Goodwin-ALCo DL-500 drawing © 1999 by Ian J Smith. All rights reserved. Used by permission. If you would like to use this image, or a painted version of it on your web site, you may do so, providing that you notify the artist and place a link back to The Railroad Paintshop. Linking directly to the image on the Railroad Paint Shop site is prohibited. If you want to use the image in any other form of publication, you must have the prior written permission of the artist.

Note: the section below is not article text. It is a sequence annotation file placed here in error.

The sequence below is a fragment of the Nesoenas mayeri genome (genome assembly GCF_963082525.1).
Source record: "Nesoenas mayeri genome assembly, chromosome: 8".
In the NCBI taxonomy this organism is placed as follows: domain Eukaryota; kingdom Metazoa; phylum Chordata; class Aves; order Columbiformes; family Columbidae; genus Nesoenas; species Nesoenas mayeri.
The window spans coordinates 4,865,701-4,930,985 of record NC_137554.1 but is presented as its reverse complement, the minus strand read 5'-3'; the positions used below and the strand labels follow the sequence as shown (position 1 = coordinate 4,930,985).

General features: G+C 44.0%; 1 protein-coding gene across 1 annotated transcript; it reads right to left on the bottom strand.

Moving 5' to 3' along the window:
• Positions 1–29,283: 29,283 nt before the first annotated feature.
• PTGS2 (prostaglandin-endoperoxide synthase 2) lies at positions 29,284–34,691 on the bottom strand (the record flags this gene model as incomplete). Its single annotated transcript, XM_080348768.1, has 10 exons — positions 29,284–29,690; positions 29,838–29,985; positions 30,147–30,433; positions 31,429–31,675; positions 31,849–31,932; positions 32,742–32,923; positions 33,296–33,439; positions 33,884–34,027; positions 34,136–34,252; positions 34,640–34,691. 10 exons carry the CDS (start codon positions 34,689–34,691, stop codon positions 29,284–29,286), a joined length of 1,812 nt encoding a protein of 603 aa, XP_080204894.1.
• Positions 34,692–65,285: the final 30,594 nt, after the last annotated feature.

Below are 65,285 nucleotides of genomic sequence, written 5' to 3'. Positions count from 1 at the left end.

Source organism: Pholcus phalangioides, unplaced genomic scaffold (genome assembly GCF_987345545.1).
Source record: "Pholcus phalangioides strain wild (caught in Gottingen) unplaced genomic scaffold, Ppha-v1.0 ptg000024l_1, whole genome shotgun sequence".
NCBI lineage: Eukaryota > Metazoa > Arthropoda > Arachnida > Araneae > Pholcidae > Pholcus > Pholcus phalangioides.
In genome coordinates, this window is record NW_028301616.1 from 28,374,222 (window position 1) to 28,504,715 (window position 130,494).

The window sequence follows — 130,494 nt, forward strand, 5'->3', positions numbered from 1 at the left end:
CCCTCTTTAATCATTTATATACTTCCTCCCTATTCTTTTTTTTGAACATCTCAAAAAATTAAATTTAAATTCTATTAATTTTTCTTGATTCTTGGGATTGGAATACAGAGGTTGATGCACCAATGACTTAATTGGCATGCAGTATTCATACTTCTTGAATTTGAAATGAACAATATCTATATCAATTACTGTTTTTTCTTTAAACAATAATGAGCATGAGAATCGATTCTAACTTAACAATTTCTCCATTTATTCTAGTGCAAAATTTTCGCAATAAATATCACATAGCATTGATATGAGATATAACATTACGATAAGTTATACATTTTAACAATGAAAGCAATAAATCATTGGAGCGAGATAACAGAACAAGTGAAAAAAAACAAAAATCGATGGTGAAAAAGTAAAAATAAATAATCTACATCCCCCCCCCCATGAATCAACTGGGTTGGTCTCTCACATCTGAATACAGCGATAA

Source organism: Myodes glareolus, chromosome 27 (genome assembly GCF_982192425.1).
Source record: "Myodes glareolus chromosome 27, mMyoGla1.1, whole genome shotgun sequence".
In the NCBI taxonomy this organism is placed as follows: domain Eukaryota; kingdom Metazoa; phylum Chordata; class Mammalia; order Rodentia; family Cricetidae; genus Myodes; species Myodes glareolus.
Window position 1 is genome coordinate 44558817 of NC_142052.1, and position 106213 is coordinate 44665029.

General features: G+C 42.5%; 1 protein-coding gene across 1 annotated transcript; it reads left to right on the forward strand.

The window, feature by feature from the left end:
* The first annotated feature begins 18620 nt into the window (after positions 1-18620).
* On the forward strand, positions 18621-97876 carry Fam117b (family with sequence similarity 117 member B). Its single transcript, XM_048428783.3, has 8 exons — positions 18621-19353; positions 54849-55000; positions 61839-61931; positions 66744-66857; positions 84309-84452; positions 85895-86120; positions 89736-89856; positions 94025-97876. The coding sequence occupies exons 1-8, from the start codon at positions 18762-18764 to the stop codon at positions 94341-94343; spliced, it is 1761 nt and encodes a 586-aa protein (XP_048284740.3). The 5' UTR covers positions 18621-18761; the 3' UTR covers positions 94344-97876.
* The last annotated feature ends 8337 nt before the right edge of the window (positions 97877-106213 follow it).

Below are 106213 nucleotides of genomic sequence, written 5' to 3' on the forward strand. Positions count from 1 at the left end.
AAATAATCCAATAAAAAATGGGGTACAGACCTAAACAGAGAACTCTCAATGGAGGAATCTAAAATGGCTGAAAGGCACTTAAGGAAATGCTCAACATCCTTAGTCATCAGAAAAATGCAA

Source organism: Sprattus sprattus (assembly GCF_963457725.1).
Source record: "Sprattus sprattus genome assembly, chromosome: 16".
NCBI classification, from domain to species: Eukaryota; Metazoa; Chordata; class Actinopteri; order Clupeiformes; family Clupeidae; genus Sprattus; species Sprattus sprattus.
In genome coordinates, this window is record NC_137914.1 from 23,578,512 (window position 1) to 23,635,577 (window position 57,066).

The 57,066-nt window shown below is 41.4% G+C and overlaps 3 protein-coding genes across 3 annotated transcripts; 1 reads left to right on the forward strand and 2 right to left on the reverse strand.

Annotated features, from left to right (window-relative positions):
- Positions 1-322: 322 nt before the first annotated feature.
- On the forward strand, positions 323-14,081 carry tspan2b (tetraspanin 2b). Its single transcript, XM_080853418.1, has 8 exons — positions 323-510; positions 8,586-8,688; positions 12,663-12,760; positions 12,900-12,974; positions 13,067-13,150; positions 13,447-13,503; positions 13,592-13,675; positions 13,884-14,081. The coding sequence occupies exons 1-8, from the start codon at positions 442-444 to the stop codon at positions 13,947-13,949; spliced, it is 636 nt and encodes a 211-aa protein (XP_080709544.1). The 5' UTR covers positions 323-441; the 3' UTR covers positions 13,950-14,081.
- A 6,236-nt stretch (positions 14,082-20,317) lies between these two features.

Historical note: The DL-500 is the Australian version of Alco's World series loco, built by A E Goodwin Limited based at Auburn (a suburb of Sydney) only two miles away from the Clyde EMD facility at Granville. Goodwin was appointed as the Australian ALCo distributor in 1955 and began seeking orders for new diesels from the various local railways. The DL-500s became the most numerous mainline diesels in Australia. The first of the DL-500s was delivered in December 1955 to the South Australian Railways and was the first Alco World model in the world to be powered by the Alco 251 diesel engine. They eventually took delivery of 37 units. The first 6 had one driving cab at the streamlined end, with the rest having driving cabs at both ends as depicted in the drawing. New South Wales ordered 10 in 1957, known as the 44 class, with 4401 entering service in July 8, 1957. The order was increased to 40 units and eventually to 100, with #44100 being delivered December 1, 1967. All of the NSW locos had the 2 driving cabs which did away with the necessity for turning the locomotive. The drawing is of the NSW loco. SA locos were very similar, with only minor differences. NSW DL-500s ran everywhere over the system and hauled everything -- freight, passenger, crack expresses etc. They had a lower axle weight (38,000lbs) than the Clyde A7s (45,000lbs) and could go into branch line areas. They were powered by the Alco 12-251 engine rated at 1,800HP, had dynamic brakes but did not have as high tractive effort as the A7s. Many thought at the time of their delivery that they should have had a streamlined cab at both ends like the Clyde EMD ML2s, making them ugly ducklings as they were not as sleek as the EMD styled locos. They were not as easy to service and maintain as the Clyde A7s, being narrower and having a lower roofline, making life difficult for maintenance staff. Most have now been scrapped, although class leader 4401 has been preserved by the railways and is often seen on charter runs. 4490 has also been preserved by the NSW Rail Transport Museum, and it too is often seen at the head of one of the museum's mainline excursions. Several others are in the hands of private individuals, so the old Alcos will be around for many years to come.
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